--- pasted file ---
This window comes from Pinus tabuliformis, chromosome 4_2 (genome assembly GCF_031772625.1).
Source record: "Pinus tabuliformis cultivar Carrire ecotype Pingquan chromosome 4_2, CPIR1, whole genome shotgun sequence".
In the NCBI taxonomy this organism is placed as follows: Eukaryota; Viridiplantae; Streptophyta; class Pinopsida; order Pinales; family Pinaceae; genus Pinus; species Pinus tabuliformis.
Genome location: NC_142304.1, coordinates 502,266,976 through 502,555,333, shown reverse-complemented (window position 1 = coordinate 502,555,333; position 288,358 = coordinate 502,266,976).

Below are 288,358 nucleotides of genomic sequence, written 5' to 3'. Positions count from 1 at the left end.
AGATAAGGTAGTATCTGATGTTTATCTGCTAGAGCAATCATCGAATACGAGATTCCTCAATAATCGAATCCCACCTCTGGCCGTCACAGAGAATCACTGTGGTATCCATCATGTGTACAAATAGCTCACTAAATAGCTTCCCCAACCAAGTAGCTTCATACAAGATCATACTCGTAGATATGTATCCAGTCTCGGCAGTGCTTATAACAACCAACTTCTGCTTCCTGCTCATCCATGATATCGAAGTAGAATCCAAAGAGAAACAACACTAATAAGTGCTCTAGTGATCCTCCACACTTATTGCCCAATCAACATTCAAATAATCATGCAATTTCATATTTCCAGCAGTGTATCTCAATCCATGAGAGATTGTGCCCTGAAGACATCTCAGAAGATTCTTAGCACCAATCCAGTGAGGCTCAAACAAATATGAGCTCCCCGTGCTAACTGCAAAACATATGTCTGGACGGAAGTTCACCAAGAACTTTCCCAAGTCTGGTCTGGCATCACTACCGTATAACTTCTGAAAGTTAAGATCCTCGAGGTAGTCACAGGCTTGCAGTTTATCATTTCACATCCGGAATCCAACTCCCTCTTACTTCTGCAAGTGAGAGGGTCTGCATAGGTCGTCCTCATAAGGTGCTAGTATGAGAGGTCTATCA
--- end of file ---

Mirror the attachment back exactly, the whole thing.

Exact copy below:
This window comes from Pinus tabuliformis, chromosome 4_2 (genome assembly GCF_031772625.1).
Source record: "Pinus tabuliformis cultivar Carrire ecotype Pingquan chromosome 4_2, CPIR1, whole genome shotgun sequence".
In the NCBI taxonomy this organism is placed as follows: Eukaryota; Viridiplantae; Streptophyta; class Pinopsida; order Pinales; family Pinaceae; genus Pinus; species Pinus tabuliformis.
Genome location: NC_142304.1, coordinates 502,266,976 through 502,555,333, shown reverse-complemented (window position 1 = coordinate 502,555,333; position 288,358 = coordinate 502,266,976).

Below are 288,358 nucleotides of genomic sequence, written 5' to 3'. Positions count from 1 at the left end.
AGATAAGGTAGTATCTGATGTTTATCTGCTAGAGCAATCATCGAATACGAGATTCCTCAATAATCGAATCCCACCTCTGGCCGTCACAGAGAATCACTGTGGTATCCATCATGTGTACAAATAGCTCACTAAATAGCTTCCCCAACCAAGTAGCTTCATACAAGATCATACTCGTAGATATGTATCCAGTCTCGGCAGTGCTTATAACAACCAACTTCTGCTTCCTGCTCATCCATGATATCGAAGTAGAATCCAAAGAGAAACAACACTAATAAGTGCTCTAGTGATCCTCCACACTTATTGCCCAATCAACATTCAAATAATCATGCAATTTCATATTTCCAGCAGTGTATCTCAATCCATGAGAGATTGTGCCCTGAAGACATCTCAGAAGATTCTTAGCACCAATCCAGTGAGGCTCAAACAAATATGAGCTCCCCGTGCTAACTGCAAAACATATGTCTGGACGGAAGTTCACCAAGAACTTTCCCAAGTCTGGTCTGGCATCACTACCGTATAACTTCTGAAAGTTAAGATCCTCGAGGTAGTCACAGGCTTGCAGTTTATCATTTCACATCCGGAATCCAACTCCCTCTTACTTCTGCAAGTGAGAGGGTCTGCATAGGTCGTCCTCATAAGGTGCTAGTATGAGAGGTCTATCA